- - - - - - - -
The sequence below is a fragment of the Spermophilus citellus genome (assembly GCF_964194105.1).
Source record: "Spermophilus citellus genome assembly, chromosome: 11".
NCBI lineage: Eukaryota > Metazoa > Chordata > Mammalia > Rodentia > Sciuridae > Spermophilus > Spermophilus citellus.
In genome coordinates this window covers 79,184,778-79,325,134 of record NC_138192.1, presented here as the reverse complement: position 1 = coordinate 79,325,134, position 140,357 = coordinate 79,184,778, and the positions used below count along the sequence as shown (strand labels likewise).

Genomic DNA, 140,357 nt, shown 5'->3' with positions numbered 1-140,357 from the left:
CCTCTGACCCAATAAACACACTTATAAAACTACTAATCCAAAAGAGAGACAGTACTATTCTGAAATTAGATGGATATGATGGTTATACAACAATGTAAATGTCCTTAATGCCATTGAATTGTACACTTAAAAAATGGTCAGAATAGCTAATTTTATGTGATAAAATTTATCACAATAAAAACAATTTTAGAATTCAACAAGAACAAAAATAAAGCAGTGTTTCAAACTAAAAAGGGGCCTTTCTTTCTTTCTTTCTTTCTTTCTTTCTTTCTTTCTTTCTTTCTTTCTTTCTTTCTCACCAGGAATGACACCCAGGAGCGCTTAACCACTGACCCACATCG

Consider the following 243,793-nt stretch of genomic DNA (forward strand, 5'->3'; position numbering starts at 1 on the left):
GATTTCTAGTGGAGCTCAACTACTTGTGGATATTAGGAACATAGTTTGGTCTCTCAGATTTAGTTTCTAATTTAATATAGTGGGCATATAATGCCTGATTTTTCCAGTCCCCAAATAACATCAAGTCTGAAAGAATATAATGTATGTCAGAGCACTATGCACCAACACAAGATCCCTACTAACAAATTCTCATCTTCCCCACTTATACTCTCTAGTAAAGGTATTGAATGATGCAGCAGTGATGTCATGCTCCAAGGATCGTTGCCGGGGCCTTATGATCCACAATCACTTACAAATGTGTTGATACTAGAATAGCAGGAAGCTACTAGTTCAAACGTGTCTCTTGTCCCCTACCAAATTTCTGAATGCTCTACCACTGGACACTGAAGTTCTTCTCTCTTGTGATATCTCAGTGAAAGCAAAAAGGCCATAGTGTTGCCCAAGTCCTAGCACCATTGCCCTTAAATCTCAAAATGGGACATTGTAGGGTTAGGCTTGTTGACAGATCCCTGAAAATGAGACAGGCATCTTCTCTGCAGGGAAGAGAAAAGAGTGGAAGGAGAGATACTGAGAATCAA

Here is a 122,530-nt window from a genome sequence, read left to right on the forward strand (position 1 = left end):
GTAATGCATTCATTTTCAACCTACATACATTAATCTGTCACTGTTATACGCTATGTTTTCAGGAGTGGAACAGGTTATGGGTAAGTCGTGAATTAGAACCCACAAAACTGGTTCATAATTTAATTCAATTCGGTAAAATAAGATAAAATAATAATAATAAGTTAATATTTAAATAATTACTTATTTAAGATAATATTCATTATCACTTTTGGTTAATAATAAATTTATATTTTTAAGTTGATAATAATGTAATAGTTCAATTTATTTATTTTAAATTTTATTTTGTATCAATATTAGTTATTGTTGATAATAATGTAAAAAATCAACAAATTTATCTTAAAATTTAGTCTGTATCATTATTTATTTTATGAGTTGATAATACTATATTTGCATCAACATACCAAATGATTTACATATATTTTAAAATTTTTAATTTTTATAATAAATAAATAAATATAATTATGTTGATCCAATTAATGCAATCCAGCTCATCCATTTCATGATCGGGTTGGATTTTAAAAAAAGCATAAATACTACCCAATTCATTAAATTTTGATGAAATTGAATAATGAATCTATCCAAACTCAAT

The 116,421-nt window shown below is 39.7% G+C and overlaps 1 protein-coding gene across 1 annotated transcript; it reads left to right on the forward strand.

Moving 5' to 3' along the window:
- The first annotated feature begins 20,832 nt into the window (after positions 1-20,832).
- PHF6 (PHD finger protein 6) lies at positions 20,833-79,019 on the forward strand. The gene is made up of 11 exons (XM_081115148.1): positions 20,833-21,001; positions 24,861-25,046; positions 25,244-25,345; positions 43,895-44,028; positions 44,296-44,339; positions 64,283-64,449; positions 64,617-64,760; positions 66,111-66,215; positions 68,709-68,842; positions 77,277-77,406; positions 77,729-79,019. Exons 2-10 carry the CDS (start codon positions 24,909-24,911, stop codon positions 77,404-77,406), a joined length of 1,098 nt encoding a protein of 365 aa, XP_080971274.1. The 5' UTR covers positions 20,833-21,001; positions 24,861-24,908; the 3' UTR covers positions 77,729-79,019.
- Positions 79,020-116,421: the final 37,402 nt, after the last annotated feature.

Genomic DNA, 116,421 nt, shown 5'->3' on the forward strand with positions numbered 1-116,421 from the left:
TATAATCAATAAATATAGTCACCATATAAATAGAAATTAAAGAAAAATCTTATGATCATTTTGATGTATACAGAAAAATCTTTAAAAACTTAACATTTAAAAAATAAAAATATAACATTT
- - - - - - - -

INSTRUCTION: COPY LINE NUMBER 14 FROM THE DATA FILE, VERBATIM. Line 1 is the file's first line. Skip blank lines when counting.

- PHF6 (PHD finger protein 6) lies at positions 20,833-79,019 on the forward strand. The gene is made up of 11 exons (XM_081115148.1): positions 20,833-21,001; positions 24,861-25,046; positions 25,244-25,345; positions 43,895-44,028; positions 44,296-44,339; positions 64,283-64,449; positions 64,617-64,760; positions 66,111-66,215; positions 68,709-68,842; positions 77,277-77,406; positions 77,729-79,019. Exons 2-10 carry the CDS (start codon positions 24,909-24,911, stop codon positions 77,404-77,406), a joined length of 1,098 nt encoding a protein of 365 aa, XP_080971274.1. The 5' UTR covers positions 20,833-21,001; positions 24,861-24,908; the 3' UTR covers positions 77,729-79,019.